Every month, some women will experience extreme period pain with bouts of nausea, fatigue, and headaches. Bad menstrual cramps can be physically and mentally debilitating, which makes it difficult for women to concentrate at work. In an attempt to ease the pain, and limit worry about losing money, Italy may grant working women paid menstrual leave for three days per month.

The bill was presented to the Italian Parliament on March 13 by four female lawmakers from the ruling Democratic Party, the Washington Post reported. If approved, the law will mandate companies to grant three days of paid menstrual leave per month to female employees who experience dysmenorrhea, or painful periods. Rather than using sick days, Italian women who possess a medical certificate confirming their painful periods would get extra paid time off.

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What Is Dysmenorrhea?

Typically, dysmenorrhea occurs about two days before a period, or when menstrual bleeding starts, and is felt in the lower abdomen, back, or thighs. The pain can range from mild to severe, and last between 12 to 72 hours, and can be accompanied by nausea and vomiting, fatigue, and even diarrhea, according to the Cleveland Clinic.

Paid Menstrual Leave Around The World

Allegedly, menstrual cramps become less painful as women age, and may even stop completely if the woman has a baby. Italy's notion to approve paid menstrual leave is not a new concept outside of Western countries. Japan has had menstrual leave since after World War II; the 1947 Labor Standards Law states any women who suffer from painful periods, or whose occupation may exacerbate period pain, are allowed "seirikyuuka," or psychological leave. This law was passed at a time where women were entering the workforce in places like factories, mines and bus stations.

Meanwhile, Indonesian women are granted two days of menstrual leave per month. However, many companies ignore the law, or have even forced women to drop their pants to “prove” their need for time off. In Indonesia, the law exists, but isn’t as strictly enforced by a handful of companies.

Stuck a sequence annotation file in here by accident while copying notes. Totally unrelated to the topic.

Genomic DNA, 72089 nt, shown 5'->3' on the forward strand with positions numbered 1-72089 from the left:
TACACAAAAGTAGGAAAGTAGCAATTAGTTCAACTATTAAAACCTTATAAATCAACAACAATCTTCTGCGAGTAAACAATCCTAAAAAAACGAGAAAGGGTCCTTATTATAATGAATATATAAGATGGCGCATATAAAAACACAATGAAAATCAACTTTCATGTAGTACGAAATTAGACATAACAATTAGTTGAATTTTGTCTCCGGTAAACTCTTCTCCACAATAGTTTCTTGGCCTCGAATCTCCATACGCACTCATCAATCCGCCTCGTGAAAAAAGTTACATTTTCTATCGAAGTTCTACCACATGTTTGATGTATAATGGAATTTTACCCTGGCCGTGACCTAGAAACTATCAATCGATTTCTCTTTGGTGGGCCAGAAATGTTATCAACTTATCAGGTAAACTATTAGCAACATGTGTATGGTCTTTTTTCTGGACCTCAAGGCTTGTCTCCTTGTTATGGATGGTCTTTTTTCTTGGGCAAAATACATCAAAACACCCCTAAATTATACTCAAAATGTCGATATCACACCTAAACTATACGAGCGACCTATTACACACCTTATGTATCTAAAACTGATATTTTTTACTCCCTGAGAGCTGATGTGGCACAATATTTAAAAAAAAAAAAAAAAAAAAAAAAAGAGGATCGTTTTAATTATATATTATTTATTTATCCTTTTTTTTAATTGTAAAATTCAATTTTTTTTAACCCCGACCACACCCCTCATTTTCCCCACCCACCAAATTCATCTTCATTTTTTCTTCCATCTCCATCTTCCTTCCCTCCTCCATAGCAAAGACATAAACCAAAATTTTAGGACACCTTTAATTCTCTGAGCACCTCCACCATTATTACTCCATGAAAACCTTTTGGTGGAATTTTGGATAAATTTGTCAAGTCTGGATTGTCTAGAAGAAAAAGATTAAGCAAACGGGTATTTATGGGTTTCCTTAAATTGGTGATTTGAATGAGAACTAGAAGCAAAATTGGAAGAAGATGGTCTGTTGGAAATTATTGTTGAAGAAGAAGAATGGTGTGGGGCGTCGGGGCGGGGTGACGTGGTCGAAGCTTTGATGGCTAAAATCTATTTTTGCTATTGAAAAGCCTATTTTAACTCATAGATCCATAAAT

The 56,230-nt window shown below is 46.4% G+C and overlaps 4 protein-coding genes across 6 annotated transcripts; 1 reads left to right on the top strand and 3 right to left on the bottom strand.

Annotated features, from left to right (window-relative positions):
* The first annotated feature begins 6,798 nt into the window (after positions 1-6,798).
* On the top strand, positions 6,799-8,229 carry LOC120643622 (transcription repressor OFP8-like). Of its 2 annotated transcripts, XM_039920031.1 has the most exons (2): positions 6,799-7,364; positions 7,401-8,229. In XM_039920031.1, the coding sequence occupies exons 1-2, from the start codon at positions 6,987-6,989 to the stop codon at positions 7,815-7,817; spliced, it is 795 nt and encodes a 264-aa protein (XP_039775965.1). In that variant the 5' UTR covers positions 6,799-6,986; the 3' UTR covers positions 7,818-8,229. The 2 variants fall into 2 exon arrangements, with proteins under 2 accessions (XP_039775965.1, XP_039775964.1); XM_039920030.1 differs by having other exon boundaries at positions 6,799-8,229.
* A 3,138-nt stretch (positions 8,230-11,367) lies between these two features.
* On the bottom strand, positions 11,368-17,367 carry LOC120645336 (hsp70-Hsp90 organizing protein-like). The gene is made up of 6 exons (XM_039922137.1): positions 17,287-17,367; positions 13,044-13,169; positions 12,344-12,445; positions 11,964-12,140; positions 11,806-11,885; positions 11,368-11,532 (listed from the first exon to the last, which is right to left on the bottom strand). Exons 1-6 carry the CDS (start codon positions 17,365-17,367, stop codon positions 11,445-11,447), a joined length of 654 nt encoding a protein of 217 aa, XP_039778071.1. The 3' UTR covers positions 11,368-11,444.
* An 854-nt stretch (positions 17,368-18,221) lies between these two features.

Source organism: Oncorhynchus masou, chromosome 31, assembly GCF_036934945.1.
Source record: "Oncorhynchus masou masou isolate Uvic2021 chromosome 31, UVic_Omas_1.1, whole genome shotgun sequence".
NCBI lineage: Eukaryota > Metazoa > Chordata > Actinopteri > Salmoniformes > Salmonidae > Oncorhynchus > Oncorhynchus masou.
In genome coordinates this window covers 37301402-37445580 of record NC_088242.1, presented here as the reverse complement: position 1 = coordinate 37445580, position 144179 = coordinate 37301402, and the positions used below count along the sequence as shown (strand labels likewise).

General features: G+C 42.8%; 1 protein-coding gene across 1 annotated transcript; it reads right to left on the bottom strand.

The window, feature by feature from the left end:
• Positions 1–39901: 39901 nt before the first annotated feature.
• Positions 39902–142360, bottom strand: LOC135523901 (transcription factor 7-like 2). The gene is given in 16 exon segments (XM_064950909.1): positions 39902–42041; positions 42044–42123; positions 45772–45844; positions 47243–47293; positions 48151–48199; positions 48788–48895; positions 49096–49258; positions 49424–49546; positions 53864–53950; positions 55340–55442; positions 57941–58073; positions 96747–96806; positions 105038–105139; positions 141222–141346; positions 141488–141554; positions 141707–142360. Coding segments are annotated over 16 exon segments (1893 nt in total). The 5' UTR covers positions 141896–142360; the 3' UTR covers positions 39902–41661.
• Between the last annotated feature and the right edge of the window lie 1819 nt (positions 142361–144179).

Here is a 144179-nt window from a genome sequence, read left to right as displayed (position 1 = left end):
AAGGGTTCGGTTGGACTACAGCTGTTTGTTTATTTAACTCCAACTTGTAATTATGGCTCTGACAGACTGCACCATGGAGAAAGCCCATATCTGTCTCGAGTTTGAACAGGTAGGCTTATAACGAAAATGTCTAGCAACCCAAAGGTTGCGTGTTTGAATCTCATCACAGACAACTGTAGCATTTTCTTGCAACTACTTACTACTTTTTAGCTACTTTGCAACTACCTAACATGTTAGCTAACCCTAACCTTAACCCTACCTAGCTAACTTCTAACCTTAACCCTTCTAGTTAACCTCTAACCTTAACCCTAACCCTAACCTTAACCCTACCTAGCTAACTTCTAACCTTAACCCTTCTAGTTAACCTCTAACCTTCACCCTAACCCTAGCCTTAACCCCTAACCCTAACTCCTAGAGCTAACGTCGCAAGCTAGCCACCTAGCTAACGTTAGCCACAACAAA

Paid menstrual leave educates the public on the painful reality some women face each month. It opens up the dialogue and dismantles taboos related to menstruation. It encourages female empowerment. The Italian edition of Marie Claire wholeheartedly agrees, describing this draft law as “a standard-bearer of progress and social sustainability.”

Italian Women-Friendly Labor Laws: The Pros And Cons

Currently, Italy mandates five months of paid maternity leave for both employers and employees. This means companies must grant maternity leave and women, usually, cannot renounce it. During these five months, new moms receive 80 percent of their salary, paid by INPS, Italy's version of Social Security. After, parents are allowed to take an optional six extra months of parental leave to be paid at 30 percent of their salaries.

Italy's women-friendly labor laws have many critics arguing it's a "catch-22." Although mandatory, companies will find ways to withhold parental leave. For example, Italian women often report receiving undated resignation letters, once they announce their pregnancy, while 25 percent of them were laid off in 2010 because they got pregnant.

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Some women fear paid menstrual leave will lead to a similar fate. In Donna Moderna, an Italian magazine, Lorenza Pleuteri wrote,“employers could become even more oriented to hire men rather than women." Currently, less than two-thirds of Italian women are in the labor force, which is one of the lowest rates in Europe (average in Europe is 72 percent).

In other words, critics fear the passage of this law could lead to less of a demand for female employees. It may become another reason for employers not to hire women, which could lead to greater female unemployment. Yet, so many women suffer from this condition, and a properly enforced law could help them feel supported, happier, and more productive in the workplace.

What About The U.S.?

The Italian law could be approved in the coming months. Meanwhile, it's not likely other countries, like the U.S., will follow suit. The U.S. has no parental leave laws, and only grants 12 weeks of leave without pay to new parents.

Ladies, you'll still have to make a decision between taking a sick day, or going to the office feeling and/or looking like the movie The Grudge.

See Also:

Menstruation And The Female Brain

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